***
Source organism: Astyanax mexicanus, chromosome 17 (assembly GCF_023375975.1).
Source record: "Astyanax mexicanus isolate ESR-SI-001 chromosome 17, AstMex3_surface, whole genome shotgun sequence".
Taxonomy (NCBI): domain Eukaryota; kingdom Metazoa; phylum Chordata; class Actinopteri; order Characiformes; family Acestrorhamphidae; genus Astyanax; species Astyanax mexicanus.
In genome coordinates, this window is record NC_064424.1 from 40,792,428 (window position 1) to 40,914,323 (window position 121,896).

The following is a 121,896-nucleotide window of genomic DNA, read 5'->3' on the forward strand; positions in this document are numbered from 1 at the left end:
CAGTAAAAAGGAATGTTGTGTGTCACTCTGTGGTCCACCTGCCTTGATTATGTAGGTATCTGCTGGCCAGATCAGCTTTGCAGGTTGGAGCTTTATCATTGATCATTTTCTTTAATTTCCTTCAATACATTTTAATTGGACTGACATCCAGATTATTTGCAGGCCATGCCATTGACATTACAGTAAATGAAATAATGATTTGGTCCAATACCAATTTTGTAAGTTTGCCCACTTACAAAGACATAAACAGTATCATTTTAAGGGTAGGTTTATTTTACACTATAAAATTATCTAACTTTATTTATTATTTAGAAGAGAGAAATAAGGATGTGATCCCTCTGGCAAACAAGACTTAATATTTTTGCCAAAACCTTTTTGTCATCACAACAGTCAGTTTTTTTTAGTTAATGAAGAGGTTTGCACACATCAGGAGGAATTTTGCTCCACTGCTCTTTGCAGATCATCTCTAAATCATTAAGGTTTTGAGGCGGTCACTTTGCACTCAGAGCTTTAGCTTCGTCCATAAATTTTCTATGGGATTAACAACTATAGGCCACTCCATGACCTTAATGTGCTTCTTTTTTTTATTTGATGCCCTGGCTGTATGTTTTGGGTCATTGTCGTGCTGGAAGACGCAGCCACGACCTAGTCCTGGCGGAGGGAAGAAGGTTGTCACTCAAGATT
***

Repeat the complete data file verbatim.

Source organism: Astyanax mexicanus, chromosome 17 (assembly GCF_023375975.1).
Source record: "Astyanax mexicanus isolate ESR-SI-001 chromosome 17, AstMex3_surface, whole genome shotgun sequence".
Taxonomy (NCBI): domain Eukaryota; kingdom Metazoa; phylum Chordata; class Actinopteri; order Characiformes; family Acestrorhamphidae; genus Astyanax; species Astyanax mexicanus.
In genome coordinates, this window is record NC_064424.1 from 40,792,428 (window position 1) to 40,914,323 (window position 121,896).

The following is a 121,896-nucleotide window of genomic DNA, read 5'->3' on the forward strand; positions in this document are numbered from 1 at the left end:
CAGTAAAAAGGAATGTTGTGTGTCACTCTGTGGTCCACCTGCCTTGATTATGTAGGTATCTGCTGGCCAGATCAGCTTTGCAGGTTGGAGCTTTATCATTGATCATTTTCTTTAATTTCCTTCAATACATTTTAATTGGACTGACATCCAGATTATTTGCAGGCCATGCCATTGACATTACAGTAAATGAAATAATGATTTGGTCCAATACCAATTTTGTAAGTTTGCCCACTTACAAAGACATAAACAGTATCATTTTAAGGGTAGGTTTATTTTACACTATAAAATTATCTAACTTTATTTATTATTTAGAAGAGAGAAATAAGGATGTGATCCCTCTGGCAAACAAGACTTAATATTTTTGCCAAAACCTTTTTGTCATCACAACAGTCAGTTTTTTTTAGTTAATGAAGAGGTTTGCACACATCAGGAGGAATTTTGCTCCACTGCTCTTTGCAGATCATCTCTAAATCATTAAGGTTTTGAGGCGGTCACTTTGCACTCAGAGCTTTAGCTTCGTCCATAAATTTTCTATGGGATTAACAACTATAGGCCACTCCATGACCTTAATGTGCTTCTTTTTTTTATTTGATGCCCTGGCTGTATGTTTTGGGTCATTGTCGTGCTGGAAGACGCAGCCACGACCTAGTCCTGGCGGAGGGAAGAAGGTTGTCACTCAAGATT